Last night, Brummell co-hosted an exclusive reader event with champagne house Charles Heidsieck to celebrate its recently released 1989 vintage. Charles Heidsieck’s senior brand manager Willem Pinçon led guests through a horizontal tasting to highlight the nuances that emerge in the aromatic profile when a vintage champagne is aged in three different formats – bottle 75cl, magnum 1.5l and jeroboam 3l.
On arrival, guests were welcomed with canapés by the recently launched catering company SalsaRose, and a glass of Charles Heidsieck Brut Réserve in magnum, the house’s signature champagne, which contains 40% reserve wines – each aged for an average of 10 years – to achieve the desired balance and complexity.
Once greetings had been exchanged and all were seated comfortably, the horizontal tasting commenced. The first three wines served – all Charles Heidsieck Brut Millésime 1989 – are from a new release of cuvées, from the house’s Crayères Collection. These rare and exceptional vintages have undergone extended ageing on lees, which allows them to develop more complex and unique aromas.
The 1989 vintage is described by the champagne house as ‘vivacious and monumental’ – the result of a mild February followed by April frosts, which disrupted the usual growing cycle and led to an early initial harvest in the first half of September and a second generation of grapes that extended the harvest through to the end of October. It is a blend of 55% pinot noir and 45% chardonnay grapes.
Willem Pinçon led guests through the tasting, starting with the jeroboam format, explaining how size matters when it comes to ageing champagne.
‘Champagne ageing is a complex and elegant process where oxygen, wine and lees interact together to develop intense toasty aromas. The size of the bottle is central to this process: the larger the bottle size, the slower the champagne ages. Consequently, the larger the bottle, the fresher the champagne should taste.’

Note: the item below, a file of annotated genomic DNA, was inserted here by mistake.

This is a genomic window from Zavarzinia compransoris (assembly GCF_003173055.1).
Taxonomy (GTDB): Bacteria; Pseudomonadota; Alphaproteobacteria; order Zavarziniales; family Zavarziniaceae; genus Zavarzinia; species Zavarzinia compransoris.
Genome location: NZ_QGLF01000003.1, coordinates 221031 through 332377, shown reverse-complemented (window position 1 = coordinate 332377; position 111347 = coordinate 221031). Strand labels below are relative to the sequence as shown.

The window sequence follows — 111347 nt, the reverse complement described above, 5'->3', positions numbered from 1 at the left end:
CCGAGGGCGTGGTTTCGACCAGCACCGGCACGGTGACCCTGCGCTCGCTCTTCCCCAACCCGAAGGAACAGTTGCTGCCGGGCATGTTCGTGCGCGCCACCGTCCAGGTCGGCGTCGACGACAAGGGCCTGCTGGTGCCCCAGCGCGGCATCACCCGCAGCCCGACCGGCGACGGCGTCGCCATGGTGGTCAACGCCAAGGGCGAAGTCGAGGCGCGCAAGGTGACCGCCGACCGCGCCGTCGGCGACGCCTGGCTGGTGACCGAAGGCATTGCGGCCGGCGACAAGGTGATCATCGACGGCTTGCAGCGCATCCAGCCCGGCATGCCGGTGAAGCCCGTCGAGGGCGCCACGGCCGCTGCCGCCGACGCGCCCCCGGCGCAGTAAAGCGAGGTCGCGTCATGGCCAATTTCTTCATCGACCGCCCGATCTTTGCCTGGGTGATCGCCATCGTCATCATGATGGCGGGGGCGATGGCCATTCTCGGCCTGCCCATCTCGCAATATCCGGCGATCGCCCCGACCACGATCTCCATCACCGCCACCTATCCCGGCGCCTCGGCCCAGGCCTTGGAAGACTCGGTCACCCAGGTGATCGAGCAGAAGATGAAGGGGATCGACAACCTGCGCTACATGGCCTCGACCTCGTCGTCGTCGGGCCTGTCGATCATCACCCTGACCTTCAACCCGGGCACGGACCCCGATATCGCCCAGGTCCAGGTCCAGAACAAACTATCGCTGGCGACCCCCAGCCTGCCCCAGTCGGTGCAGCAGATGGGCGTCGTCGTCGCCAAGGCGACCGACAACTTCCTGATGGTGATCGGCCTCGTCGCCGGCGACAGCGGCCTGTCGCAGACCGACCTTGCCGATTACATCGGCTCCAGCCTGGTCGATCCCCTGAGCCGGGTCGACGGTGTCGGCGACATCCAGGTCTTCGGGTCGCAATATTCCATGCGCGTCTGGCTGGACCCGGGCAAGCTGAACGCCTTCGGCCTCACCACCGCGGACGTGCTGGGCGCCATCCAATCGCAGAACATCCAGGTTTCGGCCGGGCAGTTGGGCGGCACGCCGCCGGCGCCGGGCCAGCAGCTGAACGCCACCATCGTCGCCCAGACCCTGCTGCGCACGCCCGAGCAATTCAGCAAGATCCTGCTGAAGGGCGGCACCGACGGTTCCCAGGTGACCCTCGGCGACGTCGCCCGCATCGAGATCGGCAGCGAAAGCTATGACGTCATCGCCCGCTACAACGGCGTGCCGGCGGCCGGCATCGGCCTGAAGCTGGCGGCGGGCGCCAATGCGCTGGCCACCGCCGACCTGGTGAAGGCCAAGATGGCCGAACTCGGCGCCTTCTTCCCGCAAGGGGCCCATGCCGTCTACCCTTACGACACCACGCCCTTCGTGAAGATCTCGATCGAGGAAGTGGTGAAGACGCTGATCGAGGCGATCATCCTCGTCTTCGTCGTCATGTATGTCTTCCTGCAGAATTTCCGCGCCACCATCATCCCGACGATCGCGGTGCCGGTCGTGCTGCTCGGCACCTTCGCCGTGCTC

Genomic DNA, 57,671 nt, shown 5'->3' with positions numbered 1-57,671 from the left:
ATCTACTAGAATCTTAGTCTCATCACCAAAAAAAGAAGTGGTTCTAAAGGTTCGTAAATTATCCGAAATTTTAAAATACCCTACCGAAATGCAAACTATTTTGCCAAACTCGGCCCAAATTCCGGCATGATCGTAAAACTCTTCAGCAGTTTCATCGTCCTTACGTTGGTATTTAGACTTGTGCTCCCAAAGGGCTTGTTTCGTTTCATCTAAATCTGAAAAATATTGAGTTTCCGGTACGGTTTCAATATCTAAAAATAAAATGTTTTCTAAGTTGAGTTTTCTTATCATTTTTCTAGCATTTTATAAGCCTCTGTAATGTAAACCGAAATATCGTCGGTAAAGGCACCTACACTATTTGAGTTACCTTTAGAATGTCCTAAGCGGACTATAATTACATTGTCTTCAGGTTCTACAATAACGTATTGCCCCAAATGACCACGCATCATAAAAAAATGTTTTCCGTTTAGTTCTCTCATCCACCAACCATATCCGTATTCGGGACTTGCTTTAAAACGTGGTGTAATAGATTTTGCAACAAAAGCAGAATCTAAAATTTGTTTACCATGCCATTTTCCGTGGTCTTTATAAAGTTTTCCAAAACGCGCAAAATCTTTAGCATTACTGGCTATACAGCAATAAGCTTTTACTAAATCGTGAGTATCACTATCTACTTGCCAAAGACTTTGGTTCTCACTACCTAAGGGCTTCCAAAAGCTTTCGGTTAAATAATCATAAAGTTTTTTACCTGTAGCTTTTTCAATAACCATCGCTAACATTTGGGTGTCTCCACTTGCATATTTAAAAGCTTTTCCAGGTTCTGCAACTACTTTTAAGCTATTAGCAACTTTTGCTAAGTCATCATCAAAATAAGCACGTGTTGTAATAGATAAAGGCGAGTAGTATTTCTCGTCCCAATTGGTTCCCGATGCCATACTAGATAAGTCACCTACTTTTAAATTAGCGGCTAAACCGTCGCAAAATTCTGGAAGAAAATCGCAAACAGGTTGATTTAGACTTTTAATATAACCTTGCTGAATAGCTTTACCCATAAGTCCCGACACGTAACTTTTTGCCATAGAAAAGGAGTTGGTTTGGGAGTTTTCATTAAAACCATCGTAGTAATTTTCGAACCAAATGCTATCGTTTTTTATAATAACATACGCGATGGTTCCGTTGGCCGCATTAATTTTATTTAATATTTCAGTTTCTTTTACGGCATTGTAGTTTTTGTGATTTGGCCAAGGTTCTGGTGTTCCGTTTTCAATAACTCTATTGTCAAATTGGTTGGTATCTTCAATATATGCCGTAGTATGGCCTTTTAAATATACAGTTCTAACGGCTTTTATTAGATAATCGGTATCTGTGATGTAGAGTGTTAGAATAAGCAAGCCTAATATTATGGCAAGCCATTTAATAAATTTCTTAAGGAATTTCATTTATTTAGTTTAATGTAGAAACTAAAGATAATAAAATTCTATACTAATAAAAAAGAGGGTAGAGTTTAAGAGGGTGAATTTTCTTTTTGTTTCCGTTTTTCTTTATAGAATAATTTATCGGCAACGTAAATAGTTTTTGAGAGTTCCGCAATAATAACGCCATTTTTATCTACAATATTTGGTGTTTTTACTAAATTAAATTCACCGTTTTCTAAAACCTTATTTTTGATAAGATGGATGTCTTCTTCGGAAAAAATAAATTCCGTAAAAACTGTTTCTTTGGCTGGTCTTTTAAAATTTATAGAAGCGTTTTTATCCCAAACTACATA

One of the guests, Jez John, said: ‘I’ve done lots of vertical tastings, but I was skeptical about a horizontal one. I thought it wouldn’t actually be that different and they would all taste the same. But actually I was totally blown away by the difference and I’d be much more open to the concept again. I would never have considered buying a jeroboam before, but I would now. Without a doubt the champagne from the jeroboam tasted the best.’
Another attendee, scientist Jackie Nathanielsz, said: ‘Naturally, I would have thought that the champagne from the bigger format would not be as nice, but once I was taught how to swirl the champagne in the glass properly I could really tell that the jeroboam is amazing. It was really rich with heaps of fruity bouquet flavours, nice and light on the palate and very drinkable. It’s been an amazing night, learning about the different formats, and the history of the champagne house is really fascinating as well.’
Guests learned about the heritage of the house and its eponymous founder, the legendary Charles Camille Heidsieck. He became a famous socialite in America, where he travelled extensively during the mid-19th century to promote his champagne, which led to journalists giving him the nickname ‘Champagne Charlie’.
The event took place at a special venue in Fitzrovia – a boutique belonging to the fashion designer Joshua Kane. The London-based tailoring specialist has formed a close connection to the Charles Heidsieck brand through a shared ethos with the maverick approach of its late founder:
‘Joshua is the modern incarnation of Charles Heidsieck, a true maverick and artist who challenges convention with style, believes in his dreams and creates the most desirable suits,’ said Pinçon
Kane adds: ‘It’s a great story – how he [Charles Heidsieck] saw the world in a slightly different way, and he just set out to make the things he loved in his own style. I approach my tailoring in the same way; it is like a shared spirit. I see everything a little differently compared to other people, and I just create things the way I see it. Some people think my creations are really crazy and some people think they are really wonderful.’
As a special surprise to conclude the event, a magnum of Charles Heidsieck Brut Réserve Mis en Cave 1990 was opened, a non-vintage produced by the house in 1990, based on a majority of wines harvested in 1989. This unanticipated nightcap allowed guests to discover how the house’s signature champagne develops after 30 years of ageing, and served as a fitting finale to a delightful and informative evening.